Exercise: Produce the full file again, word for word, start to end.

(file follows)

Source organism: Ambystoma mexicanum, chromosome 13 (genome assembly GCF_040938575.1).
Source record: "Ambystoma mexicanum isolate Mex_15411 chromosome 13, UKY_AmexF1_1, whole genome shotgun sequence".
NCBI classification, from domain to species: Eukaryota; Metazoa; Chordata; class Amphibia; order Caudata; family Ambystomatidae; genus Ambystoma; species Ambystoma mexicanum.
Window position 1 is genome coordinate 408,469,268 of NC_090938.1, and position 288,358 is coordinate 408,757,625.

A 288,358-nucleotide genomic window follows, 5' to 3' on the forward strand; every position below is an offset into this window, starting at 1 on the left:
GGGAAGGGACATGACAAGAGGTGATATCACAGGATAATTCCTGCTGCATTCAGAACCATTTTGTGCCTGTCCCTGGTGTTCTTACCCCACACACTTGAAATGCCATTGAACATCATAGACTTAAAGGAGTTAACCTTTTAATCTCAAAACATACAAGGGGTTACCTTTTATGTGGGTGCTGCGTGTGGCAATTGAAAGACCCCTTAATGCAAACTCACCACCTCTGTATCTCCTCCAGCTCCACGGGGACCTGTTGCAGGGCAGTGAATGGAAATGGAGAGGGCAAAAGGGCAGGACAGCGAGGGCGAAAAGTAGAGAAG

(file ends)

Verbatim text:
Source organism: Ambystoma mexicanum, chromosome 13 (genome assembly GCF_040938575.1).
Source record: "Ambystoma mexicanum isolate Mex_15411 chromosome 13, UKY_AmexF1_1, whole genome shotgun sequence".
NCBI classification, from domain to species: Eukaryota; Metazoa; Chordata; class Amphibia; order Caudata; family Ambystomatidae; genus Ambystoma; species Ambystoma mexicanum.
Window position 1 is genome coordinate 408,469,268 of NC_090938.1, and position 288,358 is coordinate 408,757,625.

A 288,358-nucleotide genomic window follows, 5' to 3' on the forward strand; every position below is an offset into this window, starting at 1 on the left:
GGGAAGGGACATGACAAGAGGTGATATCACAGGATAATTCCTGCTGCATTCAGAACCATTTTGTGCCTGTCCCTGGTGTTCTTACCCCACACACTTGAAATGCCATTGAACATCATAGACTTAAAGGAGTTAACCTTTTAATCTCAAAACATACAAGGGGTTACCTTTTATGTGGGTGCTGCGTGTGGCAATTGAAAGACCCCTTAATGCAAACTCACCACCTCTGTATCTCCTCCAGCTCCACGGGGACCTGTTGCAGGGCAGTGAATGGAAATGGAGAGGGCAAAAGGGCAGGACAGCGAGGGCGAAAAGTAGAGAAG